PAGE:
Wuhan University Journal of Natural Sciences

, Volume 11, Issue 1, pp 165–169 | Cite as

Incorporating domain knowledge into data mining process: An ontology based framework

  • Pan Ding
  • Shen Jun-yi
  • Zhou Mu-xin
Web Application Framework and Architecture


With the explosive growth of data available, there is an urgent need to develop continuous data mining which reduces manual interaction evidently. A novel model for data mining is proposed in evolving environment. First, some valid mining task schedules are generated, and then autonomous and local mining are executed periodically, finally, previous results are merged and refined. The framework based on the model creates a communication mechanism to incorporate domain knowledge into continuous process through ontology service. The local and merge mining are transparent to the end user and heterogeneous data source by ontology. Experiments suggest that the framework should be useful in guiding the continous mining process.

Key words

continuous data mining domain knowledge ontology framework 

CLC number

TP 311 


Unable to display preview. Download preview PDF.

Unable to display preview. Download preview PDF.


  1. [1]
    Kopanas I, Avouris N M, Daskalaki S. The Role of Domain Knowledge in a Large Scale Data Mining Project.Proc. of the SETN 2002, LNAI 2308, New York: Springer, 2002, 288–299.Google Scholar
  2. [2]
    Agrawal R, Psaila G. Active Data Mining.Proc of the KDD'95. California: AAAI Press, 1995. 3–8.Google Scholar
  3. [3]
    Cheung D, Han Jia-wei, Ng V,et al.. Maintenance of Discovered Association Rules in Large Databases.Proc of the ICDE'96. Los Alamitos: IEEE CS, 1996. 106–114.Google Scholar
  4. [4]
    Cheng Hong, Yan Xi-feng, Han Jia-wei. IncSpan: Incremental Mining of Sequential Patterns in Large Database.Proc of ACM SIGKDD'04. New York: ACM Press, 2004. 527–532.Google Scholar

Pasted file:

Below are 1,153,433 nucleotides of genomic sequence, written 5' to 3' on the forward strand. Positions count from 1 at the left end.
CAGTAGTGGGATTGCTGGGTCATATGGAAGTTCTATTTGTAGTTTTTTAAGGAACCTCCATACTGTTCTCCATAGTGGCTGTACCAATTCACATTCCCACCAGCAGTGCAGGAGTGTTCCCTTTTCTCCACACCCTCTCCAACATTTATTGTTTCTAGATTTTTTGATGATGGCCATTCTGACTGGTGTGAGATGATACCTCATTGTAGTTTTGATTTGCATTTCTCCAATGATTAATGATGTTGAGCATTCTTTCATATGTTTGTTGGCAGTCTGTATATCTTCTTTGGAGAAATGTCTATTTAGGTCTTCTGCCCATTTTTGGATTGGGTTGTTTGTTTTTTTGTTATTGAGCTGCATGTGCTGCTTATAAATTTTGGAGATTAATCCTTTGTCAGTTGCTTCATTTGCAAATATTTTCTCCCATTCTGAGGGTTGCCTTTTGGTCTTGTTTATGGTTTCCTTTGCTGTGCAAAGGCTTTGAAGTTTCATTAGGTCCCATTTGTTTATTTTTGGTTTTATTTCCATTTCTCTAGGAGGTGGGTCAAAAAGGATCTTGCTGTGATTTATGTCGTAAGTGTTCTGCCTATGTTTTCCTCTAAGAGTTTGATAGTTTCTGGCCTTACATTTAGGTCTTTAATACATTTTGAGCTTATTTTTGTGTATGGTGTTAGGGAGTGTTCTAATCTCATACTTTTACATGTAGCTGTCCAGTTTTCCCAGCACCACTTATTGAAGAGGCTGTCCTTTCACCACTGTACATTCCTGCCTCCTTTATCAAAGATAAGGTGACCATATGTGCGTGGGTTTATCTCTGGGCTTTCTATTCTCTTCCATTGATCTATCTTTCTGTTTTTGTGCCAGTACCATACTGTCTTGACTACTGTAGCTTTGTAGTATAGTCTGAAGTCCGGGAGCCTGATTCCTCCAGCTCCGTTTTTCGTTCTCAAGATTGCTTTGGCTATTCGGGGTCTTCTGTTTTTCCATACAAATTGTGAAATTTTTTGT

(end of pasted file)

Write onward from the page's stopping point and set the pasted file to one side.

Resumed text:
5. [5]
    Spilipoulou M, Roddick J. Higher Order Mining.Proc of 2nd Data Mining Methods and Databases. Southampton: WIT Press, 2000. 309–320.Google Scholar
  6. [6]
    Gupta S K, Bhatnagar V, Wasan S K,et al. Intension Mining. TR No.IITD/CSE/TR2000/001. Delhi: Indian Institute of Technology, 2000.Google Scholar
  7. [7]
    Yoon S C, Henschen L J, Park E K,et al. Using Domain Knowledge in Knowledge Discovery.Proc of the CIKM'99. New York: ACM Press, 1999. 243–250.Google Scholar
  8. [8]
    Guarino N. Formal Ontology and Information Systems.Proc of the FOIS'98. Amsterdam: IOS Press, 1998. 3–15.Google Scholar
  9. [9]
    FIPA. FIPA Ontology Service Specification (XC00086D).http://www.fipa.org/specs/fipa00086/XC000086D. pdf. 2001.Google Scholar
  10. [10]
    Bernstein A, Provost F, Hill S. Toward Intelligent Assistance for a Data Mining Process.IEEE Transactions on Knowledge and Data Engineering, 2005,17(4):503–518.CrossRefGoogle Scholar
  11. [11]
    Fong J, Wong H K, Huang S M. Continuous and Incremental Data Mining Association Rules Using Frame Metadata Model.Knowledge Based System, 2003,16(2):91–100.CrossRefGoogle Scholar
  12. [12]
    Pan Ding, Shen Jun-yi. Research on Software Architecture for Real-Time Metadata Management.Journal of Xi'an Jiaotong University, 2005,39(6) (Ch).Google Scholar

Copyright information

© Springer 2006

Authors and Affiliations

  • Pan Ding
    • 1
  • Shen Jun-yi
    • 1
  • Zhou Mu-xin
    • 2
  1. 1.Department of Computer Science and TechnologyXi'an Jiaotong UniversityXi'an ShaanxiChina
  2. 2.Department of Computer Science and EngineeringShanghai Jiaotong UniversityShanghaiChina

Personalised recommendations